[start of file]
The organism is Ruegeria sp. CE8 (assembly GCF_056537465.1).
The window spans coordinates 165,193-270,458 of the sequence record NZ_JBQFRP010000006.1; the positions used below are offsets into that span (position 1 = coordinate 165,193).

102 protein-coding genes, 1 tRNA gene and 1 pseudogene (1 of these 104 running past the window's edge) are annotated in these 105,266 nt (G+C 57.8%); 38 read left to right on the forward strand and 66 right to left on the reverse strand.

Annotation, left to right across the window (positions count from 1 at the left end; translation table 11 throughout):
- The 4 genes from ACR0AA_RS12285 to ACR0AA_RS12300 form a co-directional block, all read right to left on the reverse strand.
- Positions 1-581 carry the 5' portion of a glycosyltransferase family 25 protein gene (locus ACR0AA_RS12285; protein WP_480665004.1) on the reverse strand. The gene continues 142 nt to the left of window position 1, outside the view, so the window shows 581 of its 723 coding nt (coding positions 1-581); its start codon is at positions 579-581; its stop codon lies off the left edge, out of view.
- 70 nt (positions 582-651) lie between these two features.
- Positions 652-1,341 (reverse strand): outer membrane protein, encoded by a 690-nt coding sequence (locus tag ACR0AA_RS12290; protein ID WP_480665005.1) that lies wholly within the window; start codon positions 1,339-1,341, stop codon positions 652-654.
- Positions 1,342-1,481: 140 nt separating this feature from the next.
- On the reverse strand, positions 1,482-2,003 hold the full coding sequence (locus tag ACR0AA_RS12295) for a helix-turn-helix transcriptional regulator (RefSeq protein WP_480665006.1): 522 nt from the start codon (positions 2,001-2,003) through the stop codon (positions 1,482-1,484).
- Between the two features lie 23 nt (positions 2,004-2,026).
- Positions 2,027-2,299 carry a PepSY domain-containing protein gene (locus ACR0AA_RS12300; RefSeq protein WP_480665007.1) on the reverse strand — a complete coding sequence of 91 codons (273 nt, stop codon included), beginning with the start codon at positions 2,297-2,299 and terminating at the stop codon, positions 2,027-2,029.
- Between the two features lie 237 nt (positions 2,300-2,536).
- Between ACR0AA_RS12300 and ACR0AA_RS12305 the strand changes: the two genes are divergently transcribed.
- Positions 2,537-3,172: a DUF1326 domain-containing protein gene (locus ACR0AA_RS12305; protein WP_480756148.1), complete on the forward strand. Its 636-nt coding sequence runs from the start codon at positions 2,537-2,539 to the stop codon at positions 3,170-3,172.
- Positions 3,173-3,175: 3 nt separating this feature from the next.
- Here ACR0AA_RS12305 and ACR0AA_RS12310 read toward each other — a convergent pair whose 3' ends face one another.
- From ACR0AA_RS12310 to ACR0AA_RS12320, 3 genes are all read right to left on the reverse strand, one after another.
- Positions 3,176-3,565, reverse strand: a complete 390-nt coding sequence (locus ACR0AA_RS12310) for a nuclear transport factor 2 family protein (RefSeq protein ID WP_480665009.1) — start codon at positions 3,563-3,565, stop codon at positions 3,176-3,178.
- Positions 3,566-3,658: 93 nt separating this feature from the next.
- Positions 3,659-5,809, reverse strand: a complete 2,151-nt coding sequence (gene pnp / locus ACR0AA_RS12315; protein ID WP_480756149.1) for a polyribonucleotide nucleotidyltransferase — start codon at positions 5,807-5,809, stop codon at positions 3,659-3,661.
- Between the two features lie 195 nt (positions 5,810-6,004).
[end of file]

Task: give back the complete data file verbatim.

The organism is Ruegeria sp. CE8 (assembly GCF_056537465.1).
The window spans coordinates 165,193-270,458 of the sequence record NZ_JBQFRP010000006.1; the positions used below are offsets into that span (position 1 = coordinate 165,193).

102 protein-coding genes, 1 tRNA gene and 1 pseudogene (1 of these 104 running past the window's edge) are annotated in these 105,266 nt (G+C 57.8%); 38 read left to right on the forward strand and 66 right to left on the reverse strand.

Annotation, left to right across the window (positions count from 1 at the left end; translation table 11 throughout):
- The 4 genes from ACR0AA_RS12285 to ACR0AA_RS12300 form a co-directional block, all read right to left on the reverse strand.
- Positions 1-581 carry the 5' portion of a glycosyltransferase family 25 protein gene (locus ACR0AA_RS12285; protein WP_480665004.1) on the reverse strand. The gene continues 142 nt to the left of window position 1, outside the view, so the window shows 581 of its 723 coding nt (coding positions 1-581); its start codon is at positions 579-581; its stop codon lies off the left edge, out of view.
- 70 nt (positions 582-651) lie between these two features.
- Positions 652-1,341 (reverse strand): outer membrane protein, encoded by a 690-nt coding sequence (locus tag ACR0AA_RS12290; protein ID WP_480665005.1) that lies wholly within the window; start codon positions 1,339-1,341, stop codon positions 652-654.
- Positions 1,342-1,481: 140 nt separating this feature from the next.
- On the reverse strand, positions 1,482-2,003 hold the full coding sequence (locus tag ACR0AA_RS12295) for a helix-turn-helix transcriptional regulator (RefSeq protein WP_480665006.1): 522 nt from the start codon (positions 2,001-2,003) through the stop codon (positions 1,482-1,484).
- Between the two features lie 23 nt (positions 2,004-2,026).
- Positions 2,027-2,299 carry a PepSY domain-containing protein gene (locus ACR0AA_RS12300; RefSeq protein WP_480665007.1) on the reverse strand — a complete coding sequence of 91 codons (273 nt, stop codon included), beginning with the start codon at positions 2,297-2,299 and terminating at the stop codon, positions 2,027-2,029.
- Between the two features lie 237 nt (positions 2,300-2,536).
- Between ACR0AA_RS12300 and ACR0AA_RS12305 the strand changes: the two genes are divergently transcribed.
- Positions 2,537-3,172: a DUF1326 domain-containing protein gene (locus ACR0AA_RS12305; protein WP_480756148.1), complete on the forward strand. Its 636-nt coding sequence runs from the start codon at positions 2,537-2,539 to the stop codon at positions 3,170-3,172.
- Positions 3,173-3,175: 3 nt separating this feature from the next.
- Here ACR0AA_RS12305 and ACR0AA_RS12310 read toward each other — a convergent pair whose 3' ends face one another.
- From ACR0AA_RS12310 to ACR0AA_RS12320, 3 genes are all read right to left on the reverse strand, one after another.
- Positions 3,176-3,565, reverse strand: a complete 390-nt coding sequence (locus ACR0AA_RS12310) for a nuclear transport factor 2 family protein (RefSeq protein ID WP_480665009.1) — start codon at positions 3,563-3,565, stop codon at positions 3,176-3,178.
- Positions 3,566-3,658: 93 nt separating this feature from the next.
- Positions 3,659-5,809, reverse strand: a complete 2,151-nt coding sequence (gene pnp / locus ACR0AA_RS12315; protein ID WP_480756149.1) for a polyribonucleotide nucleotidyltransferase — start codon at positions 5,807-5,809, stop codon at positions 3,659-3,661.
- Between the two features lie 195 nt (positions 5,810-6,004).